China must rein in credit, IMF says
The International Monetary Fund (IMF) on Wednesday spoke positively of China's efforts to rein in its rapid credit growth, but did call for more action to reduce the associated financial vulnerabilities, as the issue is still "very manageable".
In its latest Global Financial Stability Report released on Wednesday, the IMF said the world's financial system has become safer and more stable since its last assessment in October.
Tobias Adrian, IMF's financial counsellor and director of the monetary and capital markets department, said China is a key contributor to global growth but also has notable vulnerabilities, citing the fact that credit in relation to China's economy has more than doubled in less than a decade to more than 200 percent.
"A credit boom this big can be dangerous. The longer they last, the more dangerous they become," he said on Wednesday.
According to statistics, China has been an engine for the global economy, contributing to a third of global growth each year.
Adrian said the Chinese authorities continue to adjust policies to limit the growth of the banking and shadow banking systems. "They show some success in reining in credit growth. But in our view more needs to be done," he said.
He said the Chinese authorities are aware of the issue, adding that the authorities' progress and success is essential for global financial stability.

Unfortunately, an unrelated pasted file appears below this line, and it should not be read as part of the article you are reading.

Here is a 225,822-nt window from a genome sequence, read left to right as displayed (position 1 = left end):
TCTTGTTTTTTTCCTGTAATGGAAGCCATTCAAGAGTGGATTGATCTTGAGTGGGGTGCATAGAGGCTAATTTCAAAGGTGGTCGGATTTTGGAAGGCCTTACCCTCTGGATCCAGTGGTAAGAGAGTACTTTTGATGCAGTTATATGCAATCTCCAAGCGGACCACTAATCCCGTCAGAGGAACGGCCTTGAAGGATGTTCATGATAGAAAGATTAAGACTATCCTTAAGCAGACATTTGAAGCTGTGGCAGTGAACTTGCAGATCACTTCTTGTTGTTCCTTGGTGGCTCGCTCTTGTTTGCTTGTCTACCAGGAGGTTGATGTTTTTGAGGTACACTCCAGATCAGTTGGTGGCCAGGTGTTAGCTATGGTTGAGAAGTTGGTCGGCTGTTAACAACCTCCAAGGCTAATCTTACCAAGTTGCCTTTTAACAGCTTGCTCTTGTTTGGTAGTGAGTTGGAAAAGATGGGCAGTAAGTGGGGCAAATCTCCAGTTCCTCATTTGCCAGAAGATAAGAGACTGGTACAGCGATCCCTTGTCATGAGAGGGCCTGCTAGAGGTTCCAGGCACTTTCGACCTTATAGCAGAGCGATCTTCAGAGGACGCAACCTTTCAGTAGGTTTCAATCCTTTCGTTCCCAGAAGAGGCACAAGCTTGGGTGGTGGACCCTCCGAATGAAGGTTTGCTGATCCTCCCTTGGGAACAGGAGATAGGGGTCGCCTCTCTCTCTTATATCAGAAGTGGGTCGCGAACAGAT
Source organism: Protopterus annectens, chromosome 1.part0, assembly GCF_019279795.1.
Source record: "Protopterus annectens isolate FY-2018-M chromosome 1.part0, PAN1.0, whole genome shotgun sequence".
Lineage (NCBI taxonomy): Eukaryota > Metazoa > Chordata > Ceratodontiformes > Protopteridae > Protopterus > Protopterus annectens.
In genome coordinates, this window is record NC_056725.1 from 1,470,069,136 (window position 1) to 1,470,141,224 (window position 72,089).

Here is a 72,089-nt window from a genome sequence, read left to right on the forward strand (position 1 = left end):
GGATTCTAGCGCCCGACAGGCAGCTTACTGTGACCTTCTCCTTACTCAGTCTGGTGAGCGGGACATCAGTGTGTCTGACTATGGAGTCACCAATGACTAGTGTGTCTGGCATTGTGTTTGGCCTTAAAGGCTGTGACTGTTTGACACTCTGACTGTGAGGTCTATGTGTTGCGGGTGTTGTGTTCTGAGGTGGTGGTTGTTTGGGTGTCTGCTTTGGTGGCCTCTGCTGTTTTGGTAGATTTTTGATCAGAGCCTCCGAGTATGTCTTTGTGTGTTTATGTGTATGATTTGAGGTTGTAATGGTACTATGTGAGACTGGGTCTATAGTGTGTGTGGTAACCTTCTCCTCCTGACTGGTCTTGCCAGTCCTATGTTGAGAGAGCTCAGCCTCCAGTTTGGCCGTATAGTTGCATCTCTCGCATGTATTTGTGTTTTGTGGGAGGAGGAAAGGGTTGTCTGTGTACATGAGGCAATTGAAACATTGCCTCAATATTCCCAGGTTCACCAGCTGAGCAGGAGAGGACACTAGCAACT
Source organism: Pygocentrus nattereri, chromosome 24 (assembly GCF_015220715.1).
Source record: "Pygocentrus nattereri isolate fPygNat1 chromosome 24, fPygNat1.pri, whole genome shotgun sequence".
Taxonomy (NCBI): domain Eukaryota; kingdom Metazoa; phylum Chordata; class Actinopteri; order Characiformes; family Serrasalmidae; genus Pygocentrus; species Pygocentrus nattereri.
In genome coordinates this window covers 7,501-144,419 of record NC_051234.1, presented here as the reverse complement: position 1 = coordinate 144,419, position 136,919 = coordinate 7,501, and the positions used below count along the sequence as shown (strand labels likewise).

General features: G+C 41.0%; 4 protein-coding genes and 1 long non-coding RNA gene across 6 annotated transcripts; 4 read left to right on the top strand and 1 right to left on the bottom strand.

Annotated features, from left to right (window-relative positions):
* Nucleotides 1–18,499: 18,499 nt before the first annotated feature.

The report pointed out that while China has stabilized its near-term growth outlook, its policy efforts to contain leverage and financial risks remain constrained by the authorities' long-term growth objectives to
double the average income and size of China's economy by 2020. Achieving this requires ever increasing amounts of credit.
Matthew Jones, assistant director of IMF's monetary and capital markets department, believes the Chinese economy has sufficient buffers to any changing global financial conditions.
"We think these challenges are very manageable. But there is urgent need for action to ensure they remain manageable by reducing the vulnerabilities associated with rapid credit growth," he said.
While painting a more optimistic view than last October's outlook, the report notes that it is important for governments in the US, Europe, China and elsewhere to follow through on investor expectations by adopting the right mix of policies.
This means preventing fiscal imbalances, resisting calls for higher trade barriers and maintaining global cooperation on regulations needed to make the financial system safer, according to the report.
"In the United States, policy makers should ensure that measures to overhaul the tax system encourage companies to invest in new machines, computers and equipment - rather than engage in financial risk taking," Adrian said.
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